Posts Tagged ‘teamwork’

first and last – 60 years (and a few) of skowroneck harpsichords

March 11, 2019

© Tilman Skowroneck 2019

Just as I was writing that Martin Skowroneck’s unfinished harpsichord no. 90 now reaches completion in the Oldenburg workshop of Dietrich Hein (see also here), Menno van Delft sent me pictures of the first Skowroneck harpsichord, which is on display in the Berlin instrument collection.


(Photo: Menno van Delft 2019)

So this is “no. 1”, a rather ambitious project with a 16′, 2x 8′, 4′ and buff stop, built in 1953. According to Martin Skowroneck (Cembalobau; Harpsichord Construction (Bergkirchen: Bochinsky, 2003), 261–62), this instrument is very globally based on a sketch of harpsichord no. 316 (known as “Bach-Cembalo” at the time) in the Berlin collection (which explains why it looks more or less historical in shape and especially, why it has this particular disposition). The inner construction is more or less modern (in want of better information at the time), with heavy frame members in ash, ribs under the bridge and a thin 4′ hitchpin rail. The boards for the case had to be prepared at a machine pool in Bremen, to be carried on foot across town for assembly in the basement of Skowroneck’s rented house in the Gravelottestraße. Knowing only this story, I was quite astonished to see such a neatly finished and gleaming harpsichord-shaped object on Menno’s photo!

Fast forward sixty years, to harpsichord no. 90. (more…)

you- and other -tubes

June 10, 2010

A post-lunch attack of ego-googling (we all do it, why not admit it) a few minutes ago brought forward a selection of material stored in various other locations that clearly has been borrowed from this very website. So, for example, some helpful spirit uploaded my versions of the anonymous “Barafostus’ Dream”, Morley’s “Nancy” and Fux’s “Ciaccona” on Youtube, correctly identifying me as the performer but omitting the source. Since (as I have explained in an earlier post) the original CD that contained these pieces has a specific sound profile due to poor filtering of some kind, I am quite positive the material was copied from my “Recordings” page on this blog.

I am aware of the mechanics of open-access publishing, and I wouldn’t like my comment here to be seen as a complaint. I will mention nevertheless that the material here, albeit freely available, is (naturally) my property. I sign for it, I have to answer for it, and hence, it is under my personal copyright. The least you can do if your mouse-finger itches to drag and drop things from here to somewhere else is to properly cite the source and mention the date you accessed it. If you’re unsure about how to do this, drop me a line and I’ll assist you.

This applies to all content, no matter whether it’s pictures, text, text snippets, or bits of music.

Thanks for your (to be anticipated) consideration.

recitatives (dry)

December 19, 2008

Most choir directors (if they are into oratorios or passions at all) conduct perhaps two bigger works each year (I’m thinking of those who also have church services to attend to, and a restricted budget). An average choir conductor can only go so far with the preparations of these concerts – there is so much to see to. Initiatives from the musicians are generally welcome, even expected. You hire a baroque orchestra – you expect that they know their stuff. Many arias go un-conducted at these events.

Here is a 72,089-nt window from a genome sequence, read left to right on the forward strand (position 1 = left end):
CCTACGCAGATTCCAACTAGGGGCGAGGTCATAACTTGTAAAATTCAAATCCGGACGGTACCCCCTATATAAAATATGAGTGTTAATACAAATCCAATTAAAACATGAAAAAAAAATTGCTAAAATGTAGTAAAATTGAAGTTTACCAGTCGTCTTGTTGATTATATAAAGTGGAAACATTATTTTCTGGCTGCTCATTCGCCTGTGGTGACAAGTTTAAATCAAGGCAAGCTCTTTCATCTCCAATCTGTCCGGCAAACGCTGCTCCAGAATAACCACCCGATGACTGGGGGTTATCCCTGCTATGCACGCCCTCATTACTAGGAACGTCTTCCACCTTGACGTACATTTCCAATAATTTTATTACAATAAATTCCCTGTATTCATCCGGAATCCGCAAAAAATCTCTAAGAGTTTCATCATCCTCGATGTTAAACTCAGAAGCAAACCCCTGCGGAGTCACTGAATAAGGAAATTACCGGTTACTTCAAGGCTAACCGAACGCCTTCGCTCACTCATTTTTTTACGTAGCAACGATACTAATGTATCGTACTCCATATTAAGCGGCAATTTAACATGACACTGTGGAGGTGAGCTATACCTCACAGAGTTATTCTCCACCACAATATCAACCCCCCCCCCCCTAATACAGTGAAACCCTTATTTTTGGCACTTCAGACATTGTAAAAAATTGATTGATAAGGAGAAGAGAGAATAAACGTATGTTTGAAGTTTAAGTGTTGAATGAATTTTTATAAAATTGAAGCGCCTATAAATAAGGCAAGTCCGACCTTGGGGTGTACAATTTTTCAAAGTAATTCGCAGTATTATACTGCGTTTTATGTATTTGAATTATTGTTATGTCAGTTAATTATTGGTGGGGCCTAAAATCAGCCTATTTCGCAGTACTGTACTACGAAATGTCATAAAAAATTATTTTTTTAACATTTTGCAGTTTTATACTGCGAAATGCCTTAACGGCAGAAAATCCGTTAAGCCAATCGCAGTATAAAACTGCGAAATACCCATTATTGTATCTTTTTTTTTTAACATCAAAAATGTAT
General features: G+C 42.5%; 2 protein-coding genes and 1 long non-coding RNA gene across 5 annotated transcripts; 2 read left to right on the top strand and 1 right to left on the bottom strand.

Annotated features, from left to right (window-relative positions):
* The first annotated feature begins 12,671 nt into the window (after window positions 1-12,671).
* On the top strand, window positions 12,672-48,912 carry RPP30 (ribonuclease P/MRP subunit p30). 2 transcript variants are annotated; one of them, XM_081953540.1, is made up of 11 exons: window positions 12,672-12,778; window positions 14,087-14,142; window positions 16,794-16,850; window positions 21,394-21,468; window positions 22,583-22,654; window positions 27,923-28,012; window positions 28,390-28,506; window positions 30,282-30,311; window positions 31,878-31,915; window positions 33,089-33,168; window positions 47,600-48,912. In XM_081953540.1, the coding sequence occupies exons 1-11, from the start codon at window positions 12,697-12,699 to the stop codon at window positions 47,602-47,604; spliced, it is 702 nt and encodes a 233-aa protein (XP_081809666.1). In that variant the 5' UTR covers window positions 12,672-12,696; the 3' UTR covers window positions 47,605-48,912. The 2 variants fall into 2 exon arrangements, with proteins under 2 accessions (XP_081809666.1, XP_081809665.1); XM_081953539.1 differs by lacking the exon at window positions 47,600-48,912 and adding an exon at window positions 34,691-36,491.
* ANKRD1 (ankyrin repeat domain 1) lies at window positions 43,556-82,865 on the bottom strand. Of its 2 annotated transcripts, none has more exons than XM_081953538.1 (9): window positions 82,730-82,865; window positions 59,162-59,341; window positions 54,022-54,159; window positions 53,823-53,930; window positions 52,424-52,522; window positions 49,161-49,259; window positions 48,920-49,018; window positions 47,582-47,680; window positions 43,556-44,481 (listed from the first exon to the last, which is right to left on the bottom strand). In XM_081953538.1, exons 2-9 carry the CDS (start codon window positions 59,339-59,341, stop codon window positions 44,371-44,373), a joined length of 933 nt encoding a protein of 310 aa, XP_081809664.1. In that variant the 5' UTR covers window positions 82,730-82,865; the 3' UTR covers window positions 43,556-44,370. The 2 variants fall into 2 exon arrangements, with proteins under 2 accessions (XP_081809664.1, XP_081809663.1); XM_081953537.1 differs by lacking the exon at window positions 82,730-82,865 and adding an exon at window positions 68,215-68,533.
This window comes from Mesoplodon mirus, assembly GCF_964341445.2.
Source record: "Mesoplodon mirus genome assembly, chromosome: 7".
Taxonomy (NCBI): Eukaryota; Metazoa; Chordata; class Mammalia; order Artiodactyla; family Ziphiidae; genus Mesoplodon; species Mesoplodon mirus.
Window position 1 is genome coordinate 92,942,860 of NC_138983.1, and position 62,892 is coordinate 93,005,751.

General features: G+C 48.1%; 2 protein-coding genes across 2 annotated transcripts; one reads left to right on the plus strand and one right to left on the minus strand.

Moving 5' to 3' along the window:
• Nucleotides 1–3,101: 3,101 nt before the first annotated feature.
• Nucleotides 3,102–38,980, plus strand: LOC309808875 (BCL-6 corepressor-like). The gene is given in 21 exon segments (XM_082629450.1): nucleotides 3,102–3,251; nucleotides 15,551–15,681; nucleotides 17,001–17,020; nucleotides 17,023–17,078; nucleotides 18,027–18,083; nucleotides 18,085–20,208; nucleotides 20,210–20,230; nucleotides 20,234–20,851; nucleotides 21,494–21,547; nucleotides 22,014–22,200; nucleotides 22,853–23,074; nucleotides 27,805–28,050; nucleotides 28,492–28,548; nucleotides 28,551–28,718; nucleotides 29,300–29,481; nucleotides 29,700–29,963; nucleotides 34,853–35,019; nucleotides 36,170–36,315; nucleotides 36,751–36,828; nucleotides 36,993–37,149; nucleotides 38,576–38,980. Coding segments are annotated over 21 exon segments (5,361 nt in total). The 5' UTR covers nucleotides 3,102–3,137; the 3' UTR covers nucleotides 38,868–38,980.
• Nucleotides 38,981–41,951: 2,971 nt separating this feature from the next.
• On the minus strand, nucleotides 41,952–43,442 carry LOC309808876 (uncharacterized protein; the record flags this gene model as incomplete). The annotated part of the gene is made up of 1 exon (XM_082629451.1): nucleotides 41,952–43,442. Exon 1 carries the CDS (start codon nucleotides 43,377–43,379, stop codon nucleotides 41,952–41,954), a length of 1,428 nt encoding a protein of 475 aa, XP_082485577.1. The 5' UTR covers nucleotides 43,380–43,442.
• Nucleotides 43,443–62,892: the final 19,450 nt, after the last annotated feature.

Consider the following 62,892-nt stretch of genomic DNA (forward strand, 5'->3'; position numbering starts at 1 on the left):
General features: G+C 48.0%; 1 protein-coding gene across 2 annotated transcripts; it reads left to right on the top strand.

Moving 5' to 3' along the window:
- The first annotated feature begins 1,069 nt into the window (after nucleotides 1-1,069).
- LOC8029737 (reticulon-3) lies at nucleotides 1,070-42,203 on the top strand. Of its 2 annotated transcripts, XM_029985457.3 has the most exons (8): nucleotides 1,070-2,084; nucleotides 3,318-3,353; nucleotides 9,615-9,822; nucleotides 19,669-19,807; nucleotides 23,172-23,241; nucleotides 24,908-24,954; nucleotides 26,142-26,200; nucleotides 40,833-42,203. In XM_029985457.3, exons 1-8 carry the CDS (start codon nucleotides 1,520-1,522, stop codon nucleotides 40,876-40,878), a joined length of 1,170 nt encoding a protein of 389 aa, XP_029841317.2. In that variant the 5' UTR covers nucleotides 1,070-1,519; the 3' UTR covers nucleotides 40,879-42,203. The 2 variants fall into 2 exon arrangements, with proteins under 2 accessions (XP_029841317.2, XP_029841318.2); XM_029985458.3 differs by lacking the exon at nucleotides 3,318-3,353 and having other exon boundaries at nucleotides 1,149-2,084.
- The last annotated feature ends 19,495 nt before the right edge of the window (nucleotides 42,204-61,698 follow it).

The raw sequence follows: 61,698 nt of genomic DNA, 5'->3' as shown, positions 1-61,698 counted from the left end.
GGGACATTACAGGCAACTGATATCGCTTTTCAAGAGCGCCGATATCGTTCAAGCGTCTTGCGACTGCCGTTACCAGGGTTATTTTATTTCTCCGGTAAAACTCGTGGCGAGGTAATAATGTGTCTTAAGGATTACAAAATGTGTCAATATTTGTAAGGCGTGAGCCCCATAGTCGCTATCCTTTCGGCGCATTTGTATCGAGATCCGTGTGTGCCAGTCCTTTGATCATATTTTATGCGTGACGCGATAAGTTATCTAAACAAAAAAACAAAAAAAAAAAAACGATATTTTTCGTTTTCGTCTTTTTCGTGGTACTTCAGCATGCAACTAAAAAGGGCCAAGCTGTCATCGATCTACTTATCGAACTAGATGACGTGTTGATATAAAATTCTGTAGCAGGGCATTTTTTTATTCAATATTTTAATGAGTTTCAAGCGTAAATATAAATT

The cellists and organists offer a special recitative service to suit the situation. A very large percentage of our conductors rely happily and benevolently on that service: the continuo players and the singers get time for getting used to each-other’s style and for testing all the recitatives once, and that’s usually it. (more…)

the democratic ensemble

November 29, 2007

In a comment yesterday, Thomas D. rightly identified as problematic my provocatively not-annotated use of the word and concept “democratic” in combination with chamber music playing (see my post about rehearsal culture). Thomas writes: “What is ‘democratic’ chamber music playing anyway? In reality, one part is almost always musically leading (not always the same part!) – and there is no such thing as an artistic compromise.”

Let’s take a closer look.

A classic method to make a work team understand that true collective input significantly enhances the quality of the result is to give this team a test on a completely unknown subject: I remember that our Baroque ensemble once had to answer several pages of questions about lifeboats, knots and anchors. First, the test is attacked by each member individually, who has to answer the questions, without a dictionary, just like they feel the right answer might be. Then the whole group works through the questions, by means of a collective discussion, and the answers are then given according to democratic principles. Naturally, the result achieved by the entire group is, in terms of measurable correctness, strikingly better than even the best individual one. Surprisingly, though, I have seen a whole group of musicians, including myself, being fooled by this result. (more…)